The bottom of the copper gutter end cap.

File sharp edges where needed. Excessive solder drips can be removed either with a file or by touching the hot soldering iron to the joint.



Rain gutter lap joint 

Adding a short section of gutter to a standard 10 foot length.
Be sure the joint is clean. I've cleaned up a tarnished piece of gutter with an abrasive wheel. Fit the gutter pieces together by offsetting them about 90 degrees and inserting one end of the front bead roll into the other and twisting.

I'm using a short piece of gutter that has been sitting in the warehouse for a while. I can get away with this on my own house, but not on a customers. The old piece is tarnished but otherwise in perfect shape and just needs to be cleaned at the joints where it will be soldered to the new gutter.



Aligning the gutter sections.

When using roll formed copper rain gutters, it is often necessary to secure them to a flat surface before fastening. As the gutters come from the machine they are often distorted at the ends and therefore will not line up properly on their own. You can either align them on the ground, or if there is longer sections, set them in the brackets on the gutter board and fasten them in place.
Shown is the side section which is about 13 feet long. I have already cut the corner miter.



Secure the joint.

Once the gutter sections are aligned, drill and fasten with rivets and solder. I used an 1/8 inch drill and 1/8 x 1/4 copper rivets with brass mandrels. Copper rivets with steel mandrels are cheaper but will rust and stain the copper gutter. I use blind "pop" rivets for time savings. They work well but next time I may use the standard copper rivet that is hammered flat to the surface.




Riveted and soldered.

Use a large soldering iron to solder the joint. I use a liquid, non acid flux and 50/50 tin/lead solder. A first pass sweats the solder completely through the joint and a second pass covers the rivets. Clean the flux residue off with a rag and hot water.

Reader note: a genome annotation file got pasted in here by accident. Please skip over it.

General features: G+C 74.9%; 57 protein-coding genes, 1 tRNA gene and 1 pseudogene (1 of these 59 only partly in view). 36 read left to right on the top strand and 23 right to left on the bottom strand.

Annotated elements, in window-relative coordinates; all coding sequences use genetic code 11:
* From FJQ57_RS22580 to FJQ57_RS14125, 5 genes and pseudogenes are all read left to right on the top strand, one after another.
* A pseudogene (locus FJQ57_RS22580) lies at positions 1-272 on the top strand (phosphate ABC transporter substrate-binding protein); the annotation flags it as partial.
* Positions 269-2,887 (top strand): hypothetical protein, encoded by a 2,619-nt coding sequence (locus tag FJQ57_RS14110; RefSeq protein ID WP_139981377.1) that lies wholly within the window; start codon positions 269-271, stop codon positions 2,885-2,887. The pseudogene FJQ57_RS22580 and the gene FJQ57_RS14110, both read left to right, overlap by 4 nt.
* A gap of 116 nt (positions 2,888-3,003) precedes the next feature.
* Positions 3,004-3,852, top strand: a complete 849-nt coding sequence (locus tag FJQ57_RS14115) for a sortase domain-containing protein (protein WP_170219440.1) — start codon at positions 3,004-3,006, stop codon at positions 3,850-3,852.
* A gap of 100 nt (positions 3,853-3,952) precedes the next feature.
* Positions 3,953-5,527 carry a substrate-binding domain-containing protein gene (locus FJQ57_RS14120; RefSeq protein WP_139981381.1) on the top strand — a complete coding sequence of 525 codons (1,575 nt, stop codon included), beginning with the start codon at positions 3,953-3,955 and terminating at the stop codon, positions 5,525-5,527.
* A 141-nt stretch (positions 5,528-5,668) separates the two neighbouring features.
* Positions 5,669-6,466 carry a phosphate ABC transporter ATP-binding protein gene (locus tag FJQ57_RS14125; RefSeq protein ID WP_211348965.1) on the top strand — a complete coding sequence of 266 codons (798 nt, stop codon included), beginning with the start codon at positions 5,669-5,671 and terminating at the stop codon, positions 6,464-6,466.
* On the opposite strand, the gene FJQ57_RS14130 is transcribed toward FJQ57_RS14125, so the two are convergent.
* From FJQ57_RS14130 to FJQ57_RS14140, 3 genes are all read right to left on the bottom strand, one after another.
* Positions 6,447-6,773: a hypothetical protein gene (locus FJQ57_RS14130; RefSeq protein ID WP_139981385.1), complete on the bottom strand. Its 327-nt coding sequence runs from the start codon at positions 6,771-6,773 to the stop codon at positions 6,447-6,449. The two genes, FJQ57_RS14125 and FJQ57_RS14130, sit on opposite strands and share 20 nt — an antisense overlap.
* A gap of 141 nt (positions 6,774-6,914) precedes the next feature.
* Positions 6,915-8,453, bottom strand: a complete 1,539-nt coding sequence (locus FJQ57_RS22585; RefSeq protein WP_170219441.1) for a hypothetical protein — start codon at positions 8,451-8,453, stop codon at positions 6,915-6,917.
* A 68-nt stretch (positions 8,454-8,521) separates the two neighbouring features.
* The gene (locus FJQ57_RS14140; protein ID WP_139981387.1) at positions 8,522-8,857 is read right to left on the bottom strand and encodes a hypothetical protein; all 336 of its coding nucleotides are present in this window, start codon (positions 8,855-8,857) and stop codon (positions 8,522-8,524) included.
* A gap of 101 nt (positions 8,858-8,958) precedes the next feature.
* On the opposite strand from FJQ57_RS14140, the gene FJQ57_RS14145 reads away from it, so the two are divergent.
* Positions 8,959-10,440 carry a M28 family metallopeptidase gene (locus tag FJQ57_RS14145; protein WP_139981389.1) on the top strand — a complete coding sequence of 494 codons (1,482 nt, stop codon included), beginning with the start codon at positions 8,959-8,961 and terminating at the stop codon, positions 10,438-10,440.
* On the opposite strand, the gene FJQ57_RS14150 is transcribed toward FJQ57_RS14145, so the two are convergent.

The copper gutter joint from the bottom.

On a good soldering job you will see the solder just start to ooze from the seam. It should also be showing around and inside the rivet. There is no need to do any soldering on the outside of the seam. The flux residue should also be cleaned well on the outside as this is the most visible. If it is not cleaned, the flux will oxidize the copper and turn it bright green as soon as it gets damp.



Preparing the mitered corner.

The half round copper rain gutter has been measured for length and cut at a 45 degree angle. When measuring be sure to allow for the distance that the bracket holds the gutter away from the fascia board. Also, this length will set inside the other gutter at the corner. Add an additional one half to three quarter inches for this overlap. The top bead roll is cut at a 45 degree angle back from the overlap. The extra lap is notched along the front half of the gutter and bent back. The notches will keep the metal from binding and overlapping itself. The back half of the lap is just cut and bent away to the outside.The bottom center will mostly lay flat. Be sure to sand or wire brush the copper clean.



Rain gutter mitered corner seam.

Fitting the two lengths of gutter together at the corner. Each length of gutter has been cut to a forty five degree angle. One length is measured and cut one half to three quarters of an inch longer to fit inside and lap the other. Notches and slits are cut into the lapping end and will be bent to conform to the angled surface of the other gutter length. The tabs are then drilled and riveted with copper and brass blind rivets.
A downspout outlet accessory is then held up to the underside of the gutter corner and the inside is traced to mark the outlet hole. The hole can be started by just tapping a sharp utility knife or chisel and cutting a slice in the bottom of the gutter. Aviation metal cutting snips are then used to cut out the hole.




Installing the copper gutter downspout outlet.

Cut the gutter to the outline of the downspout outlet. The outlet is then set into the hole with a quarter inch minimum showing at the top and marked to the shape of the gutter bottom. Trim the outlet evenly and bend over edge to make a flange for soldering.



Solder the corner seam and outlet.

Clamp and rivet the seam together and solder. Tack the outlet in a few spots to hold it in place. When tacked, hammer the copper flange tight for a good solder joint.



Install a copper downspout.

For this copper gutter installation we have chosen to install a copper "Tulip" style rain chain. (actually the wife decided for me) instead of a downspout. I thought there would be a lot of splashing from the rain chain but it turned out that the water runs fairly smooth along the chain and bubbles up and over the copper tulip catchers. The only problem was in the winter. The water turned to ice and the excess weight broke the links between the copper chain sections.



These are not heavy duty copper gutters and hangers and will bend under heavy ice build up or snow slides. If you have a problem with ice or snow, there are stronger, thicker, copper gutters and hangers available for those situations.